My #Dad's Service Diaries--A Gift by Karen Rose Smith



My dad was born in 1916 and was never very vocal or emotive. At least not when I knew him. After my mom passed on, I inherited his service diaries. I didn't read them for many years. I took a cursory look at first and did not realize the wealth of information about him that was in them. So much that I never knew.

I have a photograph album too from his years in the service during WWII. But without descriptions, the pictures didn't tell me much though they did have dates. Once I read the diaries, I could put the photos with his words.

My dad wrote in the diaries every day he was in the service. He was never much of a writer though he did write me letters when I was in college. But in his diaries I saw the names and addresses of the men he served with, I felt the adventurous spirit that was once my dad's, the beauty he felt being on a transport ship sailing toward Naples, the joy when he arrived there, the camaraderie he felt with his buddies. His parents were Italian emigrants and being in the country where they were born had to mean so much.


I learned he was at a base in Oregon, stopped in Utah, traveled through Chicago and ended up at camp Patrick Henry in Virginia.  From there he boarded the General Richardson and sailed with almost 5000 soldiers to Naples.  While in Italy he visited Caserta, Bastia, Florence and Rome. His platoon was even received by Pope Pius XII. We were a traditional Catholic family and I never knew that.

Near the time he was due to be sent home, he received news that his youngest brother had been killed in the Philipines. He mentions it in his diary, though not his feelings about it. But I noticed in his entries after that, he wrote letters home more often.

I wish I had read these when he was still alive.  I have so many questions.  I wish I had read them much sooner.  These diaries are 74 years old and besides my dad's handwriting and thoughts, contain a certificate of proficiency in a course of Armament, a Reservation for Purchase of Defense Savings Bonds, and an enlisted man's pass for Portland and its vicinity. They are a treasure trove of information I never knew about him.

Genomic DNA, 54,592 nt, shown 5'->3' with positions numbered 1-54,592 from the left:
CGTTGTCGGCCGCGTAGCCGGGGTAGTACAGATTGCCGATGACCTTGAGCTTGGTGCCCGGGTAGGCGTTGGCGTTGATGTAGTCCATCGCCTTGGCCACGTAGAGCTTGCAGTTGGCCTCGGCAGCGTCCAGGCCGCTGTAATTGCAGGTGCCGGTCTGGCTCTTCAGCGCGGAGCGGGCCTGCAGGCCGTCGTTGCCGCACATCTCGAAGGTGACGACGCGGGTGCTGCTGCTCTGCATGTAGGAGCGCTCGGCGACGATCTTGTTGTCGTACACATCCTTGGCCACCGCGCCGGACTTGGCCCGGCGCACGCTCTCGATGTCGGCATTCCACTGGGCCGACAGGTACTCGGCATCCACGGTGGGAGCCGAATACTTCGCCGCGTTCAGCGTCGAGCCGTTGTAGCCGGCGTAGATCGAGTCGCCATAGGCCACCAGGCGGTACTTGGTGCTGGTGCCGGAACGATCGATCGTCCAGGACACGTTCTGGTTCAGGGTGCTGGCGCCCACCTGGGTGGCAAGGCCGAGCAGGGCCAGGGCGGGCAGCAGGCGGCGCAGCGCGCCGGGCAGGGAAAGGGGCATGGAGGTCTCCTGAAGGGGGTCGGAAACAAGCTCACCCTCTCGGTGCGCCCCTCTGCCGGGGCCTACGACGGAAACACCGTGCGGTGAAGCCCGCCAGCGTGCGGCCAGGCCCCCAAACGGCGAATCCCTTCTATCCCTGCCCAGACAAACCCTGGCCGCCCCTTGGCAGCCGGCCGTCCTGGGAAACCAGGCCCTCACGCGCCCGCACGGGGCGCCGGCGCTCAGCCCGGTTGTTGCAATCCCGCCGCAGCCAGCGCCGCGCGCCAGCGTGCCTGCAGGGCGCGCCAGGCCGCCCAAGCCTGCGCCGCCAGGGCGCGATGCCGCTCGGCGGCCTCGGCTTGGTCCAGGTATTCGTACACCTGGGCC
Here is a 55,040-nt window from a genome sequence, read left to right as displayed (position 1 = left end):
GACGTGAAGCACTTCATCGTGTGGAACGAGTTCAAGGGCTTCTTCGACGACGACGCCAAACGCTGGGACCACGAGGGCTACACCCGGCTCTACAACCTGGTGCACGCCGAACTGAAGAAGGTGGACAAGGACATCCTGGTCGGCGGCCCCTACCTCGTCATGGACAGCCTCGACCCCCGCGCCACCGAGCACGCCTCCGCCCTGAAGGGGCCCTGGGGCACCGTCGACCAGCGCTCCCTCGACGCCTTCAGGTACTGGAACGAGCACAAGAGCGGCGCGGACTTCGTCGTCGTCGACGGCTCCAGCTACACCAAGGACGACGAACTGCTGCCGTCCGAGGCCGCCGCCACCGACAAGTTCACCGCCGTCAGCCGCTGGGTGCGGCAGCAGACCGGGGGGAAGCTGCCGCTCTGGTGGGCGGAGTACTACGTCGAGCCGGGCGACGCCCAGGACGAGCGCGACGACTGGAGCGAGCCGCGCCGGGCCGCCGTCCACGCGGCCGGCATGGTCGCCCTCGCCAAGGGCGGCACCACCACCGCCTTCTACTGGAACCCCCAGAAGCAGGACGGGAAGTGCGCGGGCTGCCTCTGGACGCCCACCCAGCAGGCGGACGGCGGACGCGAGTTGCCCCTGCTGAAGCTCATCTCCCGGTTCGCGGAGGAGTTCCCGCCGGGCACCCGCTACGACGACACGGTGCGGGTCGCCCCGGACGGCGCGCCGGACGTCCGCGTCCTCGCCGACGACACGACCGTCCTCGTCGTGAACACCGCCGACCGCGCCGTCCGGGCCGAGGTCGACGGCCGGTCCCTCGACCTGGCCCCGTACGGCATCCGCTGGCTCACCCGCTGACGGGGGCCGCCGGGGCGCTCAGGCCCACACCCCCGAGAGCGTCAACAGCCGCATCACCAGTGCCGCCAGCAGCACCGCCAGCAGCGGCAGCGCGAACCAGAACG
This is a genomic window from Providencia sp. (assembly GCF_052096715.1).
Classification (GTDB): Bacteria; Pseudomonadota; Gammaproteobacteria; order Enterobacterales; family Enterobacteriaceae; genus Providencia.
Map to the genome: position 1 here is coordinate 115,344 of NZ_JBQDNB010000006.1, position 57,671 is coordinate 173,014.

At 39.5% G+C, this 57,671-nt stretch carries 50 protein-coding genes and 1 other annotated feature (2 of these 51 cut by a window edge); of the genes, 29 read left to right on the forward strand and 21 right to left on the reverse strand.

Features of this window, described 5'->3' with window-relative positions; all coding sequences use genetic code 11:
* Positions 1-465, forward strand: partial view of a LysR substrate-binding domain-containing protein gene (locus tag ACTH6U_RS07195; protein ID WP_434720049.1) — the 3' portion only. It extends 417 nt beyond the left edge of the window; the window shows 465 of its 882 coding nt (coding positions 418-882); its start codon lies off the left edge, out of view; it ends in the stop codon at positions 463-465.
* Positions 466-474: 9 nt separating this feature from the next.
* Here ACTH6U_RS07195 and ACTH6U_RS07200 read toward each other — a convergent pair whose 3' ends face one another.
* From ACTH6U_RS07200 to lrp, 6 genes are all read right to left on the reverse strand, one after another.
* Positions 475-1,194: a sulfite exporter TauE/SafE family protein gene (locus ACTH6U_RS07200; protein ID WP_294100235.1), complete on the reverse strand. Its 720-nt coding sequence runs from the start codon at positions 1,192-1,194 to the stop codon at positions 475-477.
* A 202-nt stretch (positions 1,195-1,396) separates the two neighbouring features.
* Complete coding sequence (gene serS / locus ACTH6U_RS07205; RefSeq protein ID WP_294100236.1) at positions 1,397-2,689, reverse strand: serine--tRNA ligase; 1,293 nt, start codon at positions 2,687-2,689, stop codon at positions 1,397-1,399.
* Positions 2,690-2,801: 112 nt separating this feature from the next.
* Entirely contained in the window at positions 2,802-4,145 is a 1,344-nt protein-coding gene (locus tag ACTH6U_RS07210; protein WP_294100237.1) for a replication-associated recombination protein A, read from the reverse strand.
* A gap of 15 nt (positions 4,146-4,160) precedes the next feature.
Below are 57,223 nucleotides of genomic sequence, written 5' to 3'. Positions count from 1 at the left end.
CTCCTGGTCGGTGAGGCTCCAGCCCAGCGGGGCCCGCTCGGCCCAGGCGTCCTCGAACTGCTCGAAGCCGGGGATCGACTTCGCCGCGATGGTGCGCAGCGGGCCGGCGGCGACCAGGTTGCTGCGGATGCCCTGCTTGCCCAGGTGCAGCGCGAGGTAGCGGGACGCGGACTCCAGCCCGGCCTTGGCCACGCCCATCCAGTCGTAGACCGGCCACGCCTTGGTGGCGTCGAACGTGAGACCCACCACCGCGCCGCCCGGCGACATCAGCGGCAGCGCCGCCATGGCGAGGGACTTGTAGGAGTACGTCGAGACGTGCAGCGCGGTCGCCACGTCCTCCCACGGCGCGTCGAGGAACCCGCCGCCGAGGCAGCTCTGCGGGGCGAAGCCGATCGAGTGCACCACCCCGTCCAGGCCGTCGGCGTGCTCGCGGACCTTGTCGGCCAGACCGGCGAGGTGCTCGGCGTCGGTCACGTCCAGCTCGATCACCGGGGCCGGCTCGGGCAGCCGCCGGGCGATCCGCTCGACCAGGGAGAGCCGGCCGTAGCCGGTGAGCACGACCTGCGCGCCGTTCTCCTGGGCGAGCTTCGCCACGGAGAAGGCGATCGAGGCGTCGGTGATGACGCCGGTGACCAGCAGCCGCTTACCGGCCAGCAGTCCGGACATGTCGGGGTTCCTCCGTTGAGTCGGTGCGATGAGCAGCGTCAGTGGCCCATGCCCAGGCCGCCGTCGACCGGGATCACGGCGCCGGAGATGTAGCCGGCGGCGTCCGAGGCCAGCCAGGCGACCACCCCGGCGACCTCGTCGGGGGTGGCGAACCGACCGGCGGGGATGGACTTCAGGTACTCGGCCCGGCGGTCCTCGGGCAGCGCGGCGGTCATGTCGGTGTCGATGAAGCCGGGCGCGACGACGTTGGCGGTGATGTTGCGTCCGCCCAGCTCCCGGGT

Thank you, Daddy. Because of your diaries I can still feel your presence and remember so much more.


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Karen and Paddy
USA TODAY Bestselling Author Karen Rose Smith is an only child who delved into books at an early age. She learned about kindred spirits from Anne of Green Gables, solved mysteries with Nancy Drew and wished she could have been the rider on The Black Stallion. Yet even though she escaped often into story worlds, she had many aunts, uncles and cousins around her on weekends. Her sense of family and relationships began there. Maybe that's why families are a strong theme in her novels, whether mysteries or romances. Her 95th novel will be released in 2016.

Readers often ask her about her pastimes. She has herb, flowers and vegetable gardens that help her relax. In the winter, she cooks rather than gardens.  And year round she spends most of her time with her husband, as well as her four rescued cats who are her constant companions. They chase rainbows from sun catchers, reminding her life isn't all about work, awards and bestseller lists. Everyone needs that rainbow to chase.

Karen looks forward to interacting with readers. They can find her at the links below. 






1 comments:

Muffy Wilson on June 20, 2016 at 9:10 AM said...

Karen, I was so pleased to read your blog post about your father, especially on a day that means so much to me and always has. My own father was born in 1923 and dies 9 years ago at 84. We were so lucky to have him all those years. He was the first man I ever fell in love with and my only Super-Hero. Now that I am caught up on all my writing commitments, I will be starting my father's book. He wrote a book about his life. When I first read it, I was horrified. It has been proly 25 years since I read it and I am hoping he has improved. It was hard to read about my dad's sexual exploits as a young man. I think I can deal with it better now. Perhaps you should consider publishing your dad's journals with photos for the rest of the family. It may mean as much to them as you and it is another way to discover more about your father through people that loved him too. Good Luck, and thanks for sharing your father with us.
Blessing from SWFL,
Muffy